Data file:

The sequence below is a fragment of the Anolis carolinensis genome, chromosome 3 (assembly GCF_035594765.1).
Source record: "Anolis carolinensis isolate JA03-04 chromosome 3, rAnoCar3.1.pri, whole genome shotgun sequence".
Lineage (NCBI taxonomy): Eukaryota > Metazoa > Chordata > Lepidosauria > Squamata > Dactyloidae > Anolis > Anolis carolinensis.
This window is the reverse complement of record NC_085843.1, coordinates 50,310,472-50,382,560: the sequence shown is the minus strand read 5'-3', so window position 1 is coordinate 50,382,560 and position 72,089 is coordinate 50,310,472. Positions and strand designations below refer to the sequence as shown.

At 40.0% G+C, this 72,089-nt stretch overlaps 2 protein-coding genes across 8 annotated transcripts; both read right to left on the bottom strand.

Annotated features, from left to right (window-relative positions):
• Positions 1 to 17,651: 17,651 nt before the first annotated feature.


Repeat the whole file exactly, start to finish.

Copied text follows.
The sequence below is a fragment of the Anolis carolinensis genome, chromosome 3 (assembly GCF_035594765.1).
Source record: "Anolis carolinensis isolate JA03-04 chromosome 3, rAnoCar3.1.pri, whole genome shotgun sequence".
Lineage (NCBI taxonomy): Eukaryota > Metazoa > Chordata > Lepidosauria > Squamata > Dactyloidae > Anolis > Anolis carolinensis.
This window is the reverse complement of record NC_085843.1, coordinates 50,310,472-50,382,560: the sequence shown is the minus strand read 5'-3', so window position 1 is coordinate 50,382,560 and position 72,089 is coordinate 50,310,472. Positions and strand designations below refer to the sequence as shown.

At 40.0% G+C, this 72,089-nt stretch overlaps 2 protein-coding genes across 8 annotated transcripts; both read right to left on the bottom strand.

Annotated features, from left to right (window-relative positions):
• Positions 1 to 17,651: 17,651 nt before the first annotated feature.